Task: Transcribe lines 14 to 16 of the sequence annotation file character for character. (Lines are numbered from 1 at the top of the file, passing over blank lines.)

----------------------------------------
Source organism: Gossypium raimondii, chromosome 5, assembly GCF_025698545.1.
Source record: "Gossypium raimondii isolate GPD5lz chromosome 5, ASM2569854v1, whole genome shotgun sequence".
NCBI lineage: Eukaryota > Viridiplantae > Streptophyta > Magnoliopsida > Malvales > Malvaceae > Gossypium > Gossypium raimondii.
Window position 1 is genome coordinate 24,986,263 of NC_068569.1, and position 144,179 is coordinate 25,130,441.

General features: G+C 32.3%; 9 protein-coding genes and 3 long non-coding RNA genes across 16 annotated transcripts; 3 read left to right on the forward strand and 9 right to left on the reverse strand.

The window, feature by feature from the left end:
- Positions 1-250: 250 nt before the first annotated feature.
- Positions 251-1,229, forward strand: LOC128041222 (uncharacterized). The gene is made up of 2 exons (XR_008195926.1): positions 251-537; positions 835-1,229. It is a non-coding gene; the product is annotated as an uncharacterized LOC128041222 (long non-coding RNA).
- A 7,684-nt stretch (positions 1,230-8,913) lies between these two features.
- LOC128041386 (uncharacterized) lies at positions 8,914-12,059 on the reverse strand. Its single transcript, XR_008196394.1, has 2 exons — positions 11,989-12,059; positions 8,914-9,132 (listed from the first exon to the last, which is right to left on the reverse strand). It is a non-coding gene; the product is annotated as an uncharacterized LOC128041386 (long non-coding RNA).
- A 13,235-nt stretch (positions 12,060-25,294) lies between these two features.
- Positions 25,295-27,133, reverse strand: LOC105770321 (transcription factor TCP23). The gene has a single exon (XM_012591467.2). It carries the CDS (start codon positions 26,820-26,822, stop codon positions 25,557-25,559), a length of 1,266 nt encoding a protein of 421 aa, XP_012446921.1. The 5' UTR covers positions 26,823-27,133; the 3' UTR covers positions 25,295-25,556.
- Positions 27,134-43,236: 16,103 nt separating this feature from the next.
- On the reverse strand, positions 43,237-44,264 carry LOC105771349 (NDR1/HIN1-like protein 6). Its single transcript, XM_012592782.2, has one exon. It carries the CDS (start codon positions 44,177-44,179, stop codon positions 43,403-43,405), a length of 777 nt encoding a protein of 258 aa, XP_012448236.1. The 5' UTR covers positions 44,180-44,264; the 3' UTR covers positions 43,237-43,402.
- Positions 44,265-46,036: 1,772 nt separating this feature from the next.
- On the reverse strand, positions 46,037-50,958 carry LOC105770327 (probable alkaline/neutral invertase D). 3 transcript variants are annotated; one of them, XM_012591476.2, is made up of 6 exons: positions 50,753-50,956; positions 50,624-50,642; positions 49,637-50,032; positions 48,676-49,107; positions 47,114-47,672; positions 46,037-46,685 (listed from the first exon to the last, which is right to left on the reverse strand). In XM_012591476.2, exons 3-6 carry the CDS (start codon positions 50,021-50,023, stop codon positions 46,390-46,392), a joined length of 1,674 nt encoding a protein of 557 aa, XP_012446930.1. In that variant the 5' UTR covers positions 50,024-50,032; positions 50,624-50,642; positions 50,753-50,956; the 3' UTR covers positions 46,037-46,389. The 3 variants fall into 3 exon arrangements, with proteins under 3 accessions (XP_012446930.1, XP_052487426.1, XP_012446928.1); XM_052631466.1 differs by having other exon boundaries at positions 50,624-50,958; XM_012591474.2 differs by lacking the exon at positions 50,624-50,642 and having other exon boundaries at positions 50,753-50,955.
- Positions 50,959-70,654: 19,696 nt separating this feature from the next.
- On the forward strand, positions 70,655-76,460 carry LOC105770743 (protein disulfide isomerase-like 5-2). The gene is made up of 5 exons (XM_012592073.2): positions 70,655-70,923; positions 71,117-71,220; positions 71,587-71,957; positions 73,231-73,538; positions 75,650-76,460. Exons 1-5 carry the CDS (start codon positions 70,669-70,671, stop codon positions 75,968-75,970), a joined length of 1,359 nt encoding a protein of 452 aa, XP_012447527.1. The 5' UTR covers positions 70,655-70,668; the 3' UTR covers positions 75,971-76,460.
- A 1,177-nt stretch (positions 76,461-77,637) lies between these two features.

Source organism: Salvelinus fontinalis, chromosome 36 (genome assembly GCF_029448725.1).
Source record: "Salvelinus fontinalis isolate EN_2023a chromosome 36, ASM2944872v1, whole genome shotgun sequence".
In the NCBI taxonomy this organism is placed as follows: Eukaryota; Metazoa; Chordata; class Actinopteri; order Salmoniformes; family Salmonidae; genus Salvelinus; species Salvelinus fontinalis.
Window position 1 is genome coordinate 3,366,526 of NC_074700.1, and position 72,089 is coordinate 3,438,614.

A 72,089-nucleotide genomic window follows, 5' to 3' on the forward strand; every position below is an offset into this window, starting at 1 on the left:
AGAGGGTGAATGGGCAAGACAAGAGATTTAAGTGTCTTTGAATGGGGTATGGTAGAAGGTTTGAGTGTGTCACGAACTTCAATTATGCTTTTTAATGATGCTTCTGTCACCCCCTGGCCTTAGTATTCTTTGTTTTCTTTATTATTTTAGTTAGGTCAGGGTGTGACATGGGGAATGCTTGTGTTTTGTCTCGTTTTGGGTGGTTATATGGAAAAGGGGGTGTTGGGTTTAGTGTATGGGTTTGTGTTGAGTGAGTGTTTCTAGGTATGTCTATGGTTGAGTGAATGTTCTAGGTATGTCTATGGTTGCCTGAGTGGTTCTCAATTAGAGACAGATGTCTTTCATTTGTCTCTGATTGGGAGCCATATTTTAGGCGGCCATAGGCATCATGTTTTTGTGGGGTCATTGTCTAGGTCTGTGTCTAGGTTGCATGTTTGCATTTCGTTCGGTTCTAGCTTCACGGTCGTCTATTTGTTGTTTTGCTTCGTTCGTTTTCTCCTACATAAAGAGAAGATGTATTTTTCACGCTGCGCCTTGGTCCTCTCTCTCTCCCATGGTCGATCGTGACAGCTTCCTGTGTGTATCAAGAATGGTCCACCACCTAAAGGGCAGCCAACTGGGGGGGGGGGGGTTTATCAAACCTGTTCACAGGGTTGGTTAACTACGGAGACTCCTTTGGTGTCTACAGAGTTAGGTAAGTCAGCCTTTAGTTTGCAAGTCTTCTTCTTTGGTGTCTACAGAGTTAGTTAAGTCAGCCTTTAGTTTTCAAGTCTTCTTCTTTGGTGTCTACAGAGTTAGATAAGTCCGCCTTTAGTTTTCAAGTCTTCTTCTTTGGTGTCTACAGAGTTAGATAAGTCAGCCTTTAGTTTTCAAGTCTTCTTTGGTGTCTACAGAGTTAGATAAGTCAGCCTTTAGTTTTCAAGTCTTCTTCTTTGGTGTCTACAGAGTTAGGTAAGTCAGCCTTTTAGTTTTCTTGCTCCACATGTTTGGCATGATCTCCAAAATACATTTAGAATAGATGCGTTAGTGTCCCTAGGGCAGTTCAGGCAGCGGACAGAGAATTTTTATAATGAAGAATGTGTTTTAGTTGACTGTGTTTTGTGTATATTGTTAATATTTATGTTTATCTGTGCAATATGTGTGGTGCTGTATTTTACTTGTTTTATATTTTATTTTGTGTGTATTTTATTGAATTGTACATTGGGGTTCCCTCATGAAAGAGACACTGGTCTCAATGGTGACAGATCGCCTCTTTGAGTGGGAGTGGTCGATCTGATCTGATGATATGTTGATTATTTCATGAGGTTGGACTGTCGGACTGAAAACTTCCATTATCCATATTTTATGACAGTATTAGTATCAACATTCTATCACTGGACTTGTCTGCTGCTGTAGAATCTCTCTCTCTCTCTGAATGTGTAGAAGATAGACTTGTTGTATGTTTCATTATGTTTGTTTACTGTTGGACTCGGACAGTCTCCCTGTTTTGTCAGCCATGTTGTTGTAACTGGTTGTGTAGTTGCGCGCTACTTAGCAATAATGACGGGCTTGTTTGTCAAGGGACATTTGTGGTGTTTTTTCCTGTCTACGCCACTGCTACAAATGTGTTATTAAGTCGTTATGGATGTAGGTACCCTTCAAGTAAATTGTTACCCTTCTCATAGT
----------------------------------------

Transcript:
- On the reverse strand, positions 43,237-44,264 carry LOC105771349 (NDR1/HIN1-like protein 6). Its single transcript, XM_012592782.2, has one exon. It carries the CDS (start codon positions 44,177-44,179, stop codon positions 43,403-43,405), a length of 777 nt encoding a protein of 258 aa, XP_012448236.1. The 5' UTR covers positions 44,180-44,264; the 3' UTR covers positions 43,237-43,402.
- Positions 44,265-46,036: 1,772 nt separating this feature from the next.
- On the reverse strand, positions 46,037-50,958 carry LOC105770327 (probable alkaline/neutral invertase D). 3 transcript variants are annotated; one of them, XM_012591476.2, is made up of 6 exons: positions 50,753-50,956; positions 50,624-50,642; positions 49,637-50,032; positions 48,676-49,107; positions 47,114-47,672; positions 46,037-46,685 (listed from the first exon to the last, which is right to left on the reverse strand). In XM_012591476.2, exons 3-6 carry the CDS (start codon positions 50,021-50,023, stop codon positions 46,390-46,392), a joined length of 1,674 nt encoding a protein of 557 aa, XP_012446930.1. In that variant the 5' UTR covers positions 50,024-50,032; positions 50,624-50,642; positions 50,753-50,956; the 3' UTR covers positions 46,037-46,389. The 3 variants fall into 3 exon arrangements, with proteins under 3 accessions (XP_012446930.1, XP_052487426.1, XP_012446928.1); XM_052631466.1 differs by having other exon boundaries at positions 50,624-50,958; XM_012591474.2 differs by lacking the exon at positions 50,624-50,642 and having other exon boundaries at positions 50,753-50,955.